What is LiSSI?
LiSSI stands for Life-Style-Specific-Islands. It was
developed to identify islands mainly associated with a given
LiSSI is divided into three subsequencial modules:
Optionally, the tool can be used without the islands detection. In that
case, it will report putative homologous genes that are mainly
associated with a given life-style.
Evolutionary Sequence Analysis
To obtain clusters of putative homologous gene products, we perform computational homology detection using a combination of BLAST [doi] and Transitivity Clustering [doi]. We apply BLAST to our protein-coding genes all-versus-all (Default e-value cutoff of 0.01) to obtain a pairwise similarity matrix. In this matrix, the similarity values are converted into the –log10 of the best achieved pairwise BLAST E-value. An E-value of 10-53 for two proteins A and B would consequently result in a similarity of 53 between them: similarity(A,B) = 53. Transitivity Clustering transforms this similarity matrix into a weighted similarity graph, where genes and similarities were considered as nodes and weighted edges, respectively. The software uses a similarity cutoff (so-called density parameter) and removes all edges below this value. Afterwards, the potentially intransitive graph is transformed into a transitive one by adding and removing edges with minimal edge modification costs (Weighted Cluster Editing problem). Transitivity Clustering ensures that the average similarity between clusters is below the cutoff while the average similarity between genes from the same cluster is above the threshold.The methodology has proven robust for predicting clusters of homologous genes and proteins based on pairwise BLAST results.
We apply Gecko [doi], a tool that identifies conserved consecutive homology sequences (islands) in a large number of genomes. The main challenge faced by the algorithm is that gene cluster conservation is usually no perfect. Therefore, the tool must accept approximate gene clusters with, for instance, gene deletion or inversion. It utilizes a strategy based on reference occurrences sets one genome as reference and detects approximate gene clusters in all other genomes ( the procedure is repeated for all analyzed genomes). It requires three parameters: maximum distance between clusters (i.e., deletions or insertions), minimum island size and minimum number of genomes that the island is present. Furthermore, Gecko estimates the statistical significance of the island, i.e., the probability of observing a given island with the same or higher degree of conservation in multiple genomes. It assumes as a null hypothesis that the gene order is random [doi].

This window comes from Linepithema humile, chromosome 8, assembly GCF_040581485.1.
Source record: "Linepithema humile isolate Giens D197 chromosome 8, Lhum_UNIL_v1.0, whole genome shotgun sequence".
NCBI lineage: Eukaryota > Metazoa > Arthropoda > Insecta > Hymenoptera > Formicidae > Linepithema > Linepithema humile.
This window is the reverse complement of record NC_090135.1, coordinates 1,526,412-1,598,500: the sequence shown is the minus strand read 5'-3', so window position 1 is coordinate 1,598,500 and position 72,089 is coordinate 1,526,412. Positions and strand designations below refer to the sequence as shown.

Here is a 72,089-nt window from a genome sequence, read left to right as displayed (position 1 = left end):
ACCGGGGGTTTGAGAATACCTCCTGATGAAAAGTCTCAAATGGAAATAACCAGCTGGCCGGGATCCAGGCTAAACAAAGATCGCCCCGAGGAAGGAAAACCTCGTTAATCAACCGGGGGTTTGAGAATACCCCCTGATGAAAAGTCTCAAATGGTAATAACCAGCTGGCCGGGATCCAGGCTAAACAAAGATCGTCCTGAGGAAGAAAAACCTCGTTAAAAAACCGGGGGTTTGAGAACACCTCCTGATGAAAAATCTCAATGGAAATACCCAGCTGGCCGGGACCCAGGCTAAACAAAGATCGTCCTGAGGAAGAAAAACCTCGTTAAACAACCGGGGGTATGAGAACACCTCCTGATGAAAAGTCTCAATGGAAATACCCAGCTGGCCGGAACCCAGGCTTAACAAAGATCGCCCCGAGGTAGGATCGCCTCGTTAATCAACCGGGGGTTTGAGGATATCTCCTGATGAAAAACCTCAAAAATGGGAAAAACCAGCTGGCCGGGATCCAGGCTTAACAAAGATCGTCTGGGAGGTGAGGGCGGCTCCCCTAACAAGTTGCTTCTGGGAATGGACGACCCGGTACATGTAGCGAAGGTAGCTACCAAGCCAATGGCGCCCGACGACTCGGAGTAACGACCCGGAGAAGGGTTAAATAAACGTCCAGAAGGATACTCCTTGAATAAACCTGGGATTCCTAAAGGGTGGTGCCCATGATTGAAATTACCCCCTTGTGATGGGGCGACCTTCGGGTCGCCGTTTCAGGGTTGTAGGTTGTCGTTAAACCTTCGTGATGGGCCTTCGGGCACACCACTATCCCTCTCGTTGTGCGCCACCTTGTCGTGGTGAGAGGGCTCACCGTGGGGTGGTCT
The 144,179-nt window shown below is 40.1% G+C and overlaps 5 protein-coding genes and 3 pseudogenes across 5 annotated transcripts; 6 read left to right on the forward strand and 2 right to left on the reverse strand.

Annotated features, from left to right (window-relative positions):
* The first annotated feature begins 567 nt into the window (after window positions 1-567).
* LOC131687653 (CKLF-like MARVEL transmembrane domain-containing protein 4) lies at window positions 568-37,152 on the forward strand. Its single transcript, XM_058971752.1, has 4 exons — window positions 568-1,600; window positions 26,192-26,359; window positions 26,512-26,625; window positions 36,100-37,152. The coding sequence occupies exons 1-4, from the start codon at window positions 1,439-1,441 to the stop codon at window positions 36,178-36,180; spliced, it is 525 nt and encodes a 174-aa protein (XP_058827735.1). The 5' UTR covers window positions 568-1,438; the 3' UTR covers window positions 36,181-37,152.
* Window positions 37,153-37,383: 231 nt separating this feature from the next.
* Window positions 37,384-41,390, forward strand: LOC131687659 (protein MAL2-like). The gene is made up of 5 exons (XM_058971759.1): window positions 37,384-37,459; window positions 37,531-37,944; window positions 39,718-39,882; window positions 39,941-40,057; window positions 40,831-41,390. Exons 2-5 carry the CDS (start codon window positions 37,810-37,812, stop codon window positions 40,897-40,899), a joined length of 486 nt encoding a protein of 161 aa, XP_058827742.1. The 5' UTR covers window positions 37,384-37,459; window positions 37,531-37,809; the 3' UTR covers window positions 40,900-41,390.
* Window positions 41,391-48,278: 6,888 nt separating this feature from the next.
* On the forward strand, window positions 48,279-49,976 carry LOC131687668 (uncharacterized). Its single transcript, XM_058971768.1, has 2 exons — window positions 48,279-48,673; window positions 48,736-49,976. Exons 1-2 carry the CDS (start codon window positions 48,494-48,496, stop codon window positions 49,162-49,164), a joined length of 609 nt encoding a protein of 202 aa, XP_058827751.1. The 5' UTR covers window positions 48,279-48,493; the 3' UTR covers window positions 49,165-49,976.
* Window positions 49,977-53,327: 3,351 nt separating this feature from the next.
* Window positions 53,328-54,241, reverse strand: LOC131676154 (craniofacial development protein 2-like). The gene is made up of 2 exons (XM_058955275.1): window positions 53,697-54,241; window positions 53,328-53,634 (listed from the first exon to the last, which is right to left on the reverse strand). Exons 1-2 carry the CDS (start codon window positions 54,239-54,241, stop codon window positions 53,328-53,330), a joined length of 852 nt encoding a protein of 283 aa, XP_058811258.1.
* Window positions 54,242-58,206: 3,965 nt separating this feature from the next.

Statistical Learning Methods
To ensure that the classification would be based on the presence of a given island (or homologous
gene), we performed our classification and feature selection utilizing life-style-specific features
(i.e., features that are mainly present in a given life-style). We used the R package randomForest
to generate Random Forest (RF) classifiers using lifestyle-specific features. RF generates many
classifiers (de-correlated trees) and aggregates their results. The final class label prediction is
based on majority vote. Each tree was constructed using a different bootstrapped sample of the data,
and each node was split using the best predictor among a randomly chosen subset. RF is frequently used
in the life sciences because it deals comparably well with p » n datasets (in our case: number of islands/clusters
» number of lifestyles) [doi].
To access a robust quality estimation of the classifier, the data is evaluated using a 5-fold cross validation. Also, this procedure is repeated five times (default value) using different cross validation sets. We could therefore analyze the robustness of the classification towards changes in the homology data sets. Furthermore, we compare the emerging RF classifiers against the predictions performed with randomized labels. By using exactly the same classification and cross validation pipeline, we aimed to classify the data not into their real classes (for instance, pathogenicity labels) but we assigned each organism a random label instead. We may assume a drastic drop in the classification performance when classifying the data with random labels, preferably close to that of a random classifier (50% accuracy in a two-class learning problem). This allowed us to assess the classification robustness. For all classifiers, with real labels and with random labels, ROC (receiver operating characteristics) plots were generated to inspect their performance.
Given RF’s characteristic of random exploration of features, it can also be utilized for feature selection [doi]. The R package varSelRF was used to identify the most discriminant features for each lifestyle. The package successively eliminated the least important variables using the so-called out-of-bag error (RF internal error estimate) as minimization criterion. Afterwards, R package rpart (Recursive Partitioning and Regression Trees) is used to generate decision trees by applying the so-called Gini Index as maximization criterion (and standard values otherwise). The clusters of homologous genes used in the tree’s nodes were named by using a simple majority vote while scanning all gene product descriptions of the cluster.
Barbosa, Eudes, et al. "LifeStyle-Specific-Islands (LiSSI): Integrated Bioinformatics Platform for Genomic Island Analysis." Journal of Integrative Bioinformatics (2017).